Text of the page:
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The First Trumpeter
A particular problem for anyone who has had good instruction on the instrument, has listened extensively, and is secure in the knowledge that he or she is the best trumpeter in the field potentially if not actually.
Nevertheless, many directors of school orchestras and leaders of popular working orchestras have stated that they have less trouble filling the “jazz chairs” than they do finding young players, or older players, who can do an adequate job playing first trumpet, within the “idiom” or style of the composition without time consuming, and often frustrating, coaching. Indeed, in my teaching, more than half of my students have asked that I devote a good proportion of the lesson time to coaching and instruction in this simple yet intimidating skill.
In my instruction I have used and demonstrated most of the material in this book. Many problems that could be cleared up bv demonstration however, have required that I write additional material, some of which I have tested with obliging pupils or friends and some of which will remain untested until after publication. Suggestions and comments, friendly or otherwise, can be sent to me in care of the publisher and will be appreciated and noted for future editions. And now. a word or two perhaps, about myself, setting forth my background and qualifications as modestly as possible without subtracting confidence from the esteem that led the student or the curious, to this book.
I began working in 1932 as a jazz trumpet player in a small group, my early training having been a sketchy trip through Arban’s, playing in family get- togethers and a great deal of listenitIg to the radio. The family record collection was too limited to be broad and consisted mostly of Caruso, Galli-Curci, Sousa and Fritz Kreisler records.
When I began to play in larger groups, it was as second trumpet which was known as “the jazz chair.” I had the opportunity, however, of working with many fine first trumpeters before the responsibilities of this position ended my care-free second trumpet years. In 1939, I joined Benny Goodman and inherited Harry James’ first book. I had no less an authoritv to teach me the “swing style” than Benny Good;’an himself. The training lasted four years and every rehearsal was a lesson. I shall always be grateful to him.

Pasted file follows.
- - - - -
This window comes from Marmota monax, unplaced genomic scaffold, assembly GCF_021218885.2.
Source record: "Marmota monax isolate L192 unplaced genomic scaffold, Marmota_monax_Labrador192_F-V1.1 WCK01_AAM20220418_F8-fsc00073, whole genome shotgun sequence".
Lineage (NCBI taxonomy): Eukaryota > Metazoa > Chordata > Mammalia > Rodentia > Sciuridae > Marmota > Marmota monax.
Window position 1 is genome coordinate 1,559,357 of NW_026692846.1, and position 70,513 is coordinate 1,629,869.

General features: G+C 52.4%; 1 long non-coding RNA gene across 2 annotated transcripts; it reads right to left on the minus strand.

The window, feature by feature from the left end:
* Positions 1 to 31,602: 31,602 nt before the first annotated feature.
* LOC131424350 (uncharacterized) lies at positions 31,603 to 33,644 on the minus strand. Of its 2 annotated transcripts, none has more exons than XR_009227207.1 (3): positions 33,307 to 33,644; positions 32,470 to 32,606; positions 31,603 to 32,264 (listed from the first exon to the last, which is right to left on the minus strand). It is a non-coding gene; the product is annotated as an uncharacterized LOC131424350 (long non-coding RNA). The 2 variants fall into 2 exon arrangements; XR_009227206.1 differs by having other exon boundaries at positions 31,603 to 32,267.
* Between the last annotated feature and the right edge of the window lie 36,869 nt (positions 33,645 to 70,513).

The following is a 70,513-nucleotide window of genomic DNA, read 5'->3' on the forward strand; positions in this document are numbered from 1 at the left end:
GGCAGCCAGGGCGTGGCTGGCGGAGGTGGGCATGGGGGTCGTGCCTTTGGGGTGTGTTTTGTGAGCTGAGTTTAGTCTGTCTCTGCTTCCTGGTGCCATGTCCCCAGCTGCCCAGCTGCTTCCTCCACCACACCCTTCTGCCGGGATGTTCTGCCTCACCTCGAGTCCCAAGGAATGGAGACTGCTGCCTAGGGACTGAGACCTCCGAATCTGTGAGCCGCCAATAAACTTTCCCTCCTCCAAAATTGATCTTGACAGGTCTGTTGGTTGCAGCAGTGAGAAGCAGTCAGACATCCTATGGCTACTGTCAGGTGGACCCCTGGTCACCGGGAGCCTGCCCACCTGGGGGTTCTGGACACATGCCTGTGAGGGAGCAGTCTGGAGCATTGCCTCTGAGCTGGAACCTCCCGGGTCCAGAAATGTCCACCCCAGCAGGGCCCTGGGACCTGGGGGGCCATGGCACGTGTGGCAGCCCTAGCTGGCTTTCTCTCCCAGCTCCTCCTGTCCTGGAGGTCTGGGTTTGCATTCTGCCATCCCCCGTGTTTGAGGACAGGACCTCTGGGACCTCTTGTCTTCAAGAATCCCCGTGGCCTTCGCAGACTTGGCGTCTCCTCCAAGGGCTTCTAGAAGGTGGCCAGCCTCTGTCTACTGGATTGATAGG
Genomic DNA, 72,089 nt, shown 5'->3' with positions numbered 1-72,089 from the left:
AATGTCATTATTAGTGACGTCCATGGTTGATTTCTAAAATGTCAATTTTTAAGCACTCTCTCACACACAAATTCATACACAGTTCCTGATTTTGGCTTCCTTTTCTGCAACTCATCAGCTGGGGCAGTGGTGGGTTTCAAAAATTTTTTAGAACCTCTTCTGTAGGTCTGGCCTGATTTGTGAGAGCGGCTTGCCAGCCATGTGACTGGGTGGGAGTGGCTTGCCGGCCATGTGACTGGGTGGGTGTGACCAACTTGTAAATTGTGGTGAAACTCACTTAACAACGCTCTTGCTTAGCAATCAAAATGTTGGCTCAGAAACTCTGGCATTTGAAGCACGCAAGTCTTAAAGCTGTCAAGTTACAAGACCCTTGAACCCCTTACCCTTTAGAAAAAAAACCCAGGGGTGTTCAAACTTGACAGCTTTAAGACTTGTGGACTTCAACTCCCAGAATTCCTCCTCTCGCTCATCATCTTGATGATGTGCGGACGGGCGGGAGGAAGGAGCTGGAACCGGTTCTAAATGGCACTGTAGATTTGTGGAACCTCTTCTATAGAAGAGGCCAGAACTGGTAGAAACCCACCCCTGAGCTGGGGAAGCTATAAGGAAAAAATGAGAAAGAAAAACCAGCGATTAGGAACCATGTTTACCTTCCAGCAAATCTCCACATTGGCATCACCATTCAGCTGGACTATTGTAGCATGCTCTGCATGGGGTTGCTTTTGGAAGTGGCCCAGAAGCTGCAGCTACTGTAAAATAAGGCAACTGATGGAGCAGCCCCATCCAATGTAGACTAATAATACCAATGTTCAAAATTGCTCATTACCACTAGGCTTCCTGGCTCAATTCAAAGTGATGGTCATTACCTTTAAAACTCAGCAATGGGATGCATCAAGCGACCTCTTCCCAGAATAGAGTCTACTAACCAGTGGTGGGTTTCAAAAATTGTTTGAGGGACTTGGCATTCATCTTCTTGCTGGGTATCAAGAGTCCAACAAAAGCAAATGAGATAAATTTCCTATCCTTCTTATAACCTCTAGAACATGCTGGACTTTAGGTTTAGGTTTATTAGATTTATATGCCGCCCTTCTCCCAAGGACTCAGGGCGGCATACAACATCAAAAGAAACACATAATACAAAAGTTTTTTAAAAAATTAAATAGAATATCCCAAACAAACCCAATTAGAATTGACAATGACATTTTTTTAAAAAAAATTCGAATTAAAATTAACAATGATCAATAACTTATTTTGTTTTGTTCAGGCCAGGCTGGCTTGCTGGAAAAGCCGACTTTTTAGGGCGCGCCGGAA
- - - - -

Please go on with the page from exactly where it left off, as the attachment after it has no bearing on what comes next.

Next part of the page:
In 1940, I began studying with Benny Baker. who had just retired from the first chair of Maestro Toscanini’s N.B.C. Orchestra. I studied with Mr. Baker for ten years. My earlier studies with Herbert L. Clarke, in 1936 and ’37 emphasized band playing and cornet soloing; my lessons with Lloyd Reese in the 1930’s leaned heavily to harmony and jazz playing. Both were complemented by the valuable ·training that I received from Benny Baker. Because of Mr. Baker’s training, I was able to playa season with the N. B. C. Symphony and for five years as principal trumpet with the Great Neck Symphony. Since 1943, 1have played first trumpet for the three major networks, A.B.C., N.B.C., and C.B.S., and all of the major record companies.
I took an occasional leave of absence from the studio world to play first trumpet with the orchestras of Duke Ellington, Quincy Jones, Gerry Mulligan, Oliver Nelson, Lionel Hampton and others. In recent years, I have spent more of my time on jazz and teaching, privately, for New York University and L.l. University in Brooklyn. However, I still work as a first trumpet player from time to time with The National Jazz Ensemble, The New York Jazz Repertory Or-chestra, The Newport Jazz Festival, and the Smithsonian Institution’s Repertory Orchestra. I have played several Broadway shows for theaters and in 1979, I played first trumpet for “Sugar Babies” on Broadway, leaving the show in April, 1980, to qo to Monte Carlo. Monaco. for four months. While in Monte Carlo, I played first trumpet for the taping of the Monte Carlo Show, for the Galas in the Casino and with Sy Oliver’s Orchestra.
I hope that my experience will come through to you in this book, and that you will find it an aid to your fulfillment.